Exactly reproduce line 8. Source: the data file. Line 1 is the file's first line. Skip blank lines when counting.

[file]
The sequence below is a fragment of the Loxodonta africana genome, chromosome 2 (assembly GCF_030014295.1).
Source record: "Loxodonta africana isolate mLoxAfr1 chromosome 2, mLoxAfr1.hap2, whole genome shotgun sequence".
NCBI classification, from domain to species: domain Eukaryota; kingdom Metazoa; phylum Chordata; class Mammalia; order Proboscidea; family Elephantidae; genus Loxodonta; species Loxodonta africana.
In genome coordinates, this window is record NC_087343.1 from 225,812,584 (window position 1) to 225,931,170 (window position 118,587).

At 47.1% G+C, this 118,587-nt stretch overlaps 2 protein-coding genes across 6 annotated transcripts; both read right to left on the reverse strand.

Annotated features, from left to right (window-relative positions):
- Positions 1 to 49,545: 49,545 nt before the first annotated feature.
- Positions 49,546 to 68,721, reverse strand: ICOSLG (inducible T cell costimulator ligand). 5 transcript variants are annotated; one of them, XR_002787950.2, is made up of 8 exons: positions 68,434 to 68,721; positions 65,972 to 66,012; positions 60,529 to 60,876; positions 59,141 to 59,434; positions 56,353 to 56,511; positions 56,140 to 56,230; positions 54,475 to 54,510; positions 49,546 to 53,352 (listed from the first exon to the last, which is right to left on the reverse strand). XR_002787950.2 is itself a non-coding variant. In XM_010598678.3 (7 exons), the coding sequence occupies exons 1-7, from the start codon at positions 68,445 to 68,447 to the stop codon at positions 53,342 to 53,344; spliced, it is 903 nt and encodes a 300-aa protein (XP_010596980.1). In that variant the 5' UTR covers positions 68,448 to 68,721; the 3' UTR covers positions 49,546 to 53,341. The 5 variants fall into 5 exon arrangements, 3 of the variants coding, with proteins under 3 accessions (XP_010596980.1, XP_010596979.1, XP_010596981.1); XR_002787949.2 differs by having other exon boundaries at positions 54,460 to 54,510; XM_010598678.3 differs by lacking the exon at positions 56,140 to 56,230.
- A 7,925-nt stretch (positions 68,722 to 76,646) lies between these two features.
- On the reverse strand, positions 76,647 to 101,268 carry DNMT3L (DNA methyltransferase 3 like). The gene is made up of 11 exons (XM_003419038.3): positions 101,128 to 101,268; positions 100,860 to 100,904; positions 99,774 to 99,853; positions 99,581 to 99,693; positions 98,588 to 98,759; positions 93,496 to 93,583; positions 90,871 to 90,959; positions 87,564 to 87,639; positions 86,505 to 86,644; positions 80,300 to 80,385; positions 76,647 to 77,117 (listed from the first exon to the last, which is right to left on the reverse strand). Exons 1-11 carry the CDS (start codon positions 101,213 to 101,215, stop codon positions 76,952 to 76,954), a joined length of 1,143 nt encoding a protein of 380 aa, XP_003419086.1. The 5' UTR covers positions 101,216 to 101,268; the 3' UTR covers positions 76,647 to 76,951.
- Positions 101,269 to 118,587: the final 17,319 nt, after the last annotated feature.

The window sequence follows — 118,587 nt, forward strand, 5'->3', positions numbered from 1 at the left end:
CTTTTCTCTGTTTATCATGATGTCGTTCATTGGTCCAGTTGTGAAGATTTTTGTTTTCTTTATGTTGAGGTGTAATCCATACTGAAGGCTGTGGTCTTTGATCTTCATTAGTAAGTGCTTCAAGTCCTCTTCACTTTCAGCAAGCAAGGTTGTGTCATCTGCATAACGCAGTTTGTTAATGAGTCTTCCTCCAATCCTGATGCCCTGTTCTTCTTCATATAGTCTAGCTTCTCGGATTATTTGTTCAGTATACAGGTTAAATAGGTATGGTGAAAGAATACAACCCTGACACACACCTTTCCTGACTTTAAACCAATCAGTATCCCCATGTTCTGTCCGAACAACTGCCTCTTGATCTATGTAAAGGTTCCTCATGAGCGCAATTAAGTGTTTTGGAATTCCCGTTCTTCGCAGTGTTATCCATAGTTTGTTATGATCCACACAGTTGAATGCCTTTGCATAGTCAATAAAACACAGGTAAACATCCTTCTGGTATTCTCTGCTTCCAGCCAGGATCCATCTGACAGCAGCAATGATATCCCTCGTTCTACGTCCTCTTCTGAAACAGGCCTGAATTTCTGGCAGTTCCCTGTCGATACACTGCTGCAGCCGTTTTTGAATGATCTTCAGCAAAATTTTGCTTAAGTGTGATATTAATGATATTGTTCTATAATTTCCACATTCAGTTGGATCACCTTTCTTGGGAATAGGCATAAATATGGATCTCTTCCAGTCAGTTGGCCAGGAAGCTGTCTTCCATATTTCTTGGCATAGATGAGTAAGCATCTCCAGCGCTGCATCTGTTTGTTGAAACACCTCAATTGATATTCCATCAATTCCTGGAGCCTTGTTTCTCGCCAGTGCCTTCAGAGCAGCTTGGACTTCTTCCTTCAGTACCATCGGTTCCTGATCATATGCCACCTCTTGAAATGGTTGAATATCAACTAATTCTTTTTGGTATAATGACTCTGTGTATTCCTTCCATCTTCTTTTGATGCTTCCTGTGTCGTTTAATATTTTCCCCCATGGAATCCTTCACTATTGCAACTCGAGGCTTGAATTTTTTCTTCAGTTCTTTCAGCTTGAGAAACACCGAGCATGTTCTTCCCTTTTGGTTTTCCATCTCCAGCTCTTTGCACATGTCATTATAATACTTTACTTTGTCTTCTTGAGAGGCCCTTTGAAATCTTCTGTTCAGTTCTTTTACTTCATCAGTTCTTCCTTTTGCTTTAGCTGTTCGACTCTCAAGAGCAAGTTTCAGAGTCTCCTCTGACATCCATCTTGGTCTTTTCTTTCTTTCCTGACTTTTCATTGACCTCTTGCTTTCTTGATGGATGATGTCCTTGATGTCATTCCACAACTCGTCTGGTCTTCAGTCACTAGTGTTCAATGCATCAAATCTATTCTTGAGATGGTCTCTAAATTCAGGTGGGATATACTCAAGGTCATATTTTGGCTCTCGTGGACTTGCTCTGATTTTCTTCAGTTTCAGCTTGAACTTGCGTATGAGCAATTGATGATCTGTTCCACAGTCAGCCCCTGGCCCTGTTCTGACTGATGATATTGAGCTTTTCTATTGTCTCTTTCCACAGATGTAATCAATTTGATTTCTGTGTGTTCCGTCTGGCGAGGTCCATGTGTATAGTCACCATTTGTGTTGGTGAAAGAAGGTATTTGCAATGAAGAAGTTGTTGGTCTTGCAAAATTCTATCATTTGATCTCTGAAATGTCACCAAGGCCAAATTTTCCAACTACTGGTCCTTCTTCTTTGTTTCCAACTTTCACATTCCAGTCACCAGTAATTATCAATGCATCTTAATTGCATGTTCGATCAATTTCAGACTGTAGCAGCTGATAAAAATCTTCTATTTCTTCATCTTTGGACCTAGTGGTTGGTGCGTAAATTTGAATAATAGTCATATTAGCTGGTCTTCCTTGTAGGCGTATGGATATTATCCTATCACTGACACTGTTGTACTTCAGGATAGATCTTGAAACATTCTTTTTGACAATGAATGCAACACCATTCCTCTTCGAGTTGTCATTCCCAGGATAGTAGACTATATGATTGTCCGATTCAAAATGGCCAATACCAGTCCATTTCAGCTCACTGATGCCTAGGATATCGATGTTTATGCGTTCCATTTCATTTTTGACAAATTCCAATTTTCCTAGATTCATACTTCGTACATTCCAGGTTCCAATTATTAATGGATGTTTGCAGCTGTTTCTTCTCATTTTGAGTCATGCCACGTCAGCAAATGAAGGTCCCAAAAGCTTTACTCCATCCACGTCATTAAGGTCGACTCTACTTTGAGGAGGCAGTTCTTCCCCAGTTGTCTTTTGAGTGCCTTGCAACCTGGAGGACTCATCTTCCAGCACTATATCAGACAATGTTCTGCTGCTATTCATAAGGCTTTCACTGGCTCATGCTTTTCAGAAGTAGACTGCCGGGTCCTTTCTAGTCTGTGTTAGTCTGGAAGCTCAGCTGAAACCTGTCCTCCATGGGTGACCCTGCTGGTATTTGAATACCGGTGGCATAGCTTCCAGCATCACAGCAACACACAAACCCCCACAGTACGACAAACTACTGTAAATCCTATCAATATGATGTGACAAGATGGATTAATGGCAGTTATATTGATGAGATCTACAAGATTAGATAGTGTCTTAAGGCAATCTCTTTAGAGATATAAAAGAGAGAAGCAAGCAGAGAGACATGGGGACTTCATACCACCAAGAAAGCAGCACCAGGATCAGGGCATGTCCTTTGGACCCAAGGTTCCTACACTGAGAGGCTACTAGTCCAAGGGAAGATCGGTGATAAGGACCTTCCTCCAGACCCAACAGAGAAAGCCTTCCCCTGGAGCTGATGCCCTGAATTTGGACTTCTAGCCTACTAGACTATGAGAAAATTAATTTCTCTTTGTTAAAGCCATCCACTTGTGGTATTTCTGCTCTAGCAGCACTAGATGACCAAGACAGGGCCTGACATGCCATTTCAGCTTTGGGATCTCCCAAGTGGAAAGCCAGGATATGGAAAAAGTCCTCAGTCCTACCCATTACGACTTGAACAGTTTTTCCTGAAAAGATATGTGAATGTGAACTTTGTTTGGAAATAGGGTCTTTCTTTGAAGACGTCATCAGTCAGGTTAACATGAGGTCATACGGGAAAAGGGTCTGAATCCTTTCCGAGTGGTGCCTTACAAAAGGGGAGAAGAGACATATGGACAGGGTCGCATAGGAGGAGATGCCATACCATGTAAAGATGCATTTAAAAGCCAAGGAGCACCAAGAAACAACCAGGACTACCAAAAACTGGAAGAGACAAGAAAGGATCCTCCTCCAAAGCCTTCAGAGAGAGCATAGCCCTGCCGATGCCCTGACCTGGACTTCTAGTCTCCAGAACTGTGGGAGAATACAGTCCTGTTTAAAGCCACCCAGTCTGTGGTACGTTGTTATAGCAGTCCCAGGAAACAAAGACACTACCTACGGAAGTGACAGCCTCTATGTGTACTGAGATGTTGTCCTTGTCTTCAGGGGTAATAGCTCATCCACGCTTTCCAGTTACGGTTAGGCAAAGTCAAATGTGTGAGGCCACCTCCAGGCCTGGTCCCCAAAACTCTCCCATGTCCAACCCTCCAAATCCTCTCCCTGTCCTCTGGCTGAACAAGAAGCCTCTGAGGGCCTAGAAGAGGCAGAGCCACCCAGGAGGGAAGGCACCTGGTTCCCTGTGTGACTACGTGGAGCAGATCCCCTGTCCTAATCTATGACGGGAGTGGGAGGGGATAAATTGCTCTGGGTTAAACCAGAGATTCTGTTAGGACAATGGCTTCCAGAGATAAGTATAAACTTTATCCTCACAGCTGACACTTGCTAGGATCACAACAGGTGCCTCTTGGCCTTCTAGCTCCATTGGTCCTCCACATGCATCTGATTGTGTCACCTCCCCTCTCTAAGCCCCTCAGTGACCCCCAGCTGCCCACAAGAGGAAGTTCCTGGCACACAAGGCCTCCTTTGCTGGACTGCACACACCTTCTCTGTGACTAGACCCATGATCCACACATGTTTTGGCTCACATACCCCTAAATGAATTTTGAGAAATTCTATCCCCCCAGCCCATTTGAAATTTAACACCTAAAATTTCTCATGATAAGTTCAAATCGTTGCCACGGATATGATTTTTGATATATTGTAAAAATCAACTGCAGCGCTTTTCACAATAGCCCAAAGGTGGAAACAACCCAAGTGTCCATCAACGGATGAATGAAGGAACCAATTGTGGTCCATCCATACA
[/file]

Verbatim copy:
- Positions 49,546 to 68,721, reverse strand: ICOSLG (inducible T cell costimulator ligand). 5 transcript variants are annotated; one of them, XR_002787950.2, is made up of 8 exons: positions 68,434 to 68,721; positions 65,972 to 66,012; positions 60,529 to 60,876; positions 59,141 to 59,434; positions 56,353 to 56,511; positions 56,140 to 56,230; positions 54,475 to 54,510; positions 49,546 to 53,352 (listed from the first exon to the last, which is right to left on the reverse strand). XR_002787950.2 is itself a non-coding variant. In XM_010598678.3 (7 exons), the coding sequence occupies exons 1-7, from the start codon at positions 68,445 to 68,447 to the stop codon at positions 53,342 to 53,344; spliced, it is 903 nt and encodes a 300-aa protein (XP_010596980.1). In that variant the 5' UTR covers positions 68,448 to 68,721; the 3' UTR covers positions 49,546 to 53,341. The 5 variants fall into 5 exon arrangements, 3 of the variants coding, with proteins under 3 accessions (XP_010596980.1, XP_010596979.1, XP_010596981.1); XR_002787949.2 differs by having other exon boundaries at positions 54,460 to 54,510; XM_010598678.3 differs by lacking the exon at positions 56,140 to 56,230.